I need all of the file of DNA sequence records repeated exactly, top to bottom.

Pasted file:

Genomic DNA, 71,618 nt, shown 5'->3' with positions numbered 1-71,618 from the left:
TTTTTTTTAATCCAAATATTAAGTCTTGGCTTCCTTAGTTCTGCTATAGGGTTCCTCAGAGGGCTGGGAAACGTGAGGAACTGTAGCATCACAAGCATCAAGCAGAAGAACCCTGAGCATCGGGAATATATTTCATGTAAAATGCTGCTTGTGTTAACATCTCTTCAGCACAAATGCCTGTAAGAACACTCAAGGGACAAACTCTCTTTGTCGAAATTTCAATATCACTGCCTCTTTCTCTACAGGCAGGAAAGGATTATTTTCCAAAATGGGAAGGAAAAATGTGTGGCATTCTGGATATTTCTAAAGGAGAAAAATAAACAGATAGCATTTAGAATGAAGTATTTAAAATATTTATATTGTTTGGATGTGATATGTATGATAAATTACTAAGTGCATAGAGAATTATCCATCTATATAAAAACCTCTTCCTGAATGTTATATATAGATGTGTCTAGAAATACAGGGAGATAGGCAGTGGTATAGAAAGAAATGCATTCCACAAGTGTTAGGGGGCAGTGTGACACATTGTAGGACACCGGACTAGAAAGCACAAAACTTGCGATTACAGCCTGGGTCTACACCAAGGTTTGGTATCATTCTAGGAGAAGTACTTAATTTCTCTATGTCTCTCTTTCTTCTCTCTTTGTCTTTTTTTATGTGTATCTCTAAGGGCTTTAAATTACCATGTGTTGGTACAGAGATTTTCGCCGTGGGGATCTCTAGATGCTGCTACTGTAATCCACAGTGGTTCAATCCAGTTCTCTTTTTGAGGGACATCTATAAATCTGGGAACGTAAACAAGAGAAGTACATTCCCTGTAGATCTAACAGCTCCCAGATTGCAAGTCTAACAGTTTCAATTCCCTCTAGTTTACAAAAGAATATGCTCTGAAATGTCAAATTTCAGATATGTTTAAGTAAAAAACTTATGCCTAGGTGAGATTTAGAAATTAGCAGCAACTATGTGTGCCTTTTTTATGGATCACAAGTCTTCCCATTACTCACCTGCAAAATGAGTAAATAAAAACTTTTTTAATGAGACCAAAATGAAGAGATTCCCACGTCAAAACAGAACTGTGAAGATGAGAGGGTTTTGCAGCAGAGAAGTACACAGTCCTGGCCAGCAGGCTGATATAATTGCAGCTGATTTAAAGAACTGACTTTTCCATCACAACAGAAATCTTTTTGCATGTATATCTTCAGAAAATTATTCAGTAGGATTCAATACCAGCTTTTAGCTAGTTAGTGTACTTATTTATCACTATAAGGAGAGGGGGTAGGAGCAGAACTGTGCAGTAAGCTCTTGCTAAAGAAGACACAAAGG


Genomic DNA, 71,618 nt, shown 5'->3' with positions numbered 1-71,618 from the left:
TTTTTTTTAATCCAAATATTAAGTCTTGGCTTCCTTAGTTCTGCTATAGGGTTCCTCAGAGGGCTGGGAAACGTGAGGAACTGTAGCATCACAAGCATCAAGCAGAAGAACCCTGAGCATCGGGAATATATTTCATGTAAAATGCTGCTTGTGTTAACATCTCTTCAGCACAAATGCCTGTAAGAACACTCAAGGGACAAACTCTCTTTGTCGAAATTTCAATATCACTGCCTCTTTCTCTACAGGCAGGAAAGGATTATTTTCCAAAATGGGAAGGAAAAATGTGTGGCATTCTGGATATTTCTAAAGGAGAAAAATAAACAGATAGCATTTAGAATGAAGTATTTAAAATATTTATATTGTTTGGATGTGATATGTATGATAAATTACTAAGTGCATAGAGAATTATCCATCTATATAAAAACCTCTTCCTGAATGTTATATATAGATGTGTCTAGAAATACAGGGAGATAGGCAGTGGTATAGAAAGAAATGCATTCCACAAGTGTTAGGGGGCAGTGTGACACATTGTAGGACACCGGACTAGAAAGCACAAAACTTGCGATTACAGCCTGGGTCTACACCAAGGTTTGGTATCATTCTAGGAGAAGTACTTAATTTCTCTATGTCTCTCTTTCTTCTCTCTTTGTCTTTTTTTATGTGTATCTCTAAGGGCTTTAAATTACCATGTGTTGGTACAGAGATTTTCGCCGTGGGGATCTCTAGATGCTGCTACTGTAATCCACAGTGGTTCAATCCAGTTCTCTTTTTGAGGGACATCTATAAATCTGGGAACGTAAACAAGAGAAGTACATTCCCTGTAGATCTAACAGCTCCCAGATTGCAAGTCTAACAGTTTCAATTCCCTCTAGTTTACAAAAGAATATGCTCTGAAATGTCAAATTTCAGATATGTTTAAGTAAAAAACTTATGCCTAGGTGAGATTTAGAAATTAGCAGCAACTATGTGTGCCTTTTTTATGGATCACAAGTCTTCCCATTACTCACCTGCAAAATGAGTAAATAAAAACTTTTTTAATGAGACCAAAATGAAGAGATTCCCACGTCAAAACAGAACTGTGAAGATGAGAGGGTTTTGCAGCAGAGAAGTACACAGTCCTGGCCAGCAGGCTGATATAATTGCAGCTGATTTAAAGAACTGACTTTTCCATCACAACAGAAATCTTTTTGCATGTATATCTTCAGAAAATTATTCAGTAGGATTCAATACCAGCTTTTAGCTAGTTAGTGTACTTATTTATCACTATAAGGAGAGGGGGTAGGAGCAGAACTGTGCAGTAAGCTCTTGCTAAAGAAGACACAAAGG